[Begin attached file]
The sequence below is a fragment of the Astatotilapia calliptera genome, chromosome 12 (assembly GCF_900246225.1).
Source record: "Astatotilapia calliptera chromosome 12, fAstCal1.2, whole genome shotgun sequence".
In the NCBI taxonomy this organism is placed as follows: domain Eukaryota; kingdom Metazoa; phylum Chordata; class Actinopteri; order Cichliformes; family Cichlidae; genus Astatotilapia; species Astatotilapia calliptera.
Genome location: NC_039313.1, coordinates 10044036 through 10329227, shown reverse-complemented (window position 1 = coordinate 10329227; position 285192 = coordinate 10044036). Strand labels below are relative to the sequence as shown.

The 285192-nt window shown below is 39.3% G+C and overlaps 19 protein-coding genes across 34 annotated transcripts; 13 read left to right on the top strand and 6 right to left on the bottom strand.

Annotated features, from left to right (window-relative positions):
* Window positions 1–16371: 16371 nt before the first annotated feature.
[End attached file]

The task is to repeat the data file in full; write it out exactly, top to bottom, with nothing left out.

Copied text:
The sequence below is a fragment of the Astatotilapia calliptera genome, chromosome 12 (assembly GCF_900246225.1).
Source record: "Astatotilapia calliptera chromosome 12, fAstCal1.2, whole genome shotgun sequence".
In the NCBI taxonomy this organism is placed as follows: domain Eukaryota; kingdom Metazoa; phylum Chordata; class Actinopteri; order Cichliformes; family Cichlidae; genus Astatotilapia; species Astatotilapia calliptera.
Genome location: NC_039313.1, coordinates 10044036 through 10329227, shown reverse-complemented (window position 1 = coordinate 10329227; position 285192 = coordinate 10044036). Strand labels below are relative to the sequence as shown.

The 285192-nt window shown below is 39.3% G+C and overlaps 19 protein-coding genes across 34 annotated transcripts; 13 read left to right on the top strand and 6 right to left on the bottom strand.

Annotated features, from left to right (window-relative positions):
* Window positions 1–16371: 16371 nt before the first annotated feature.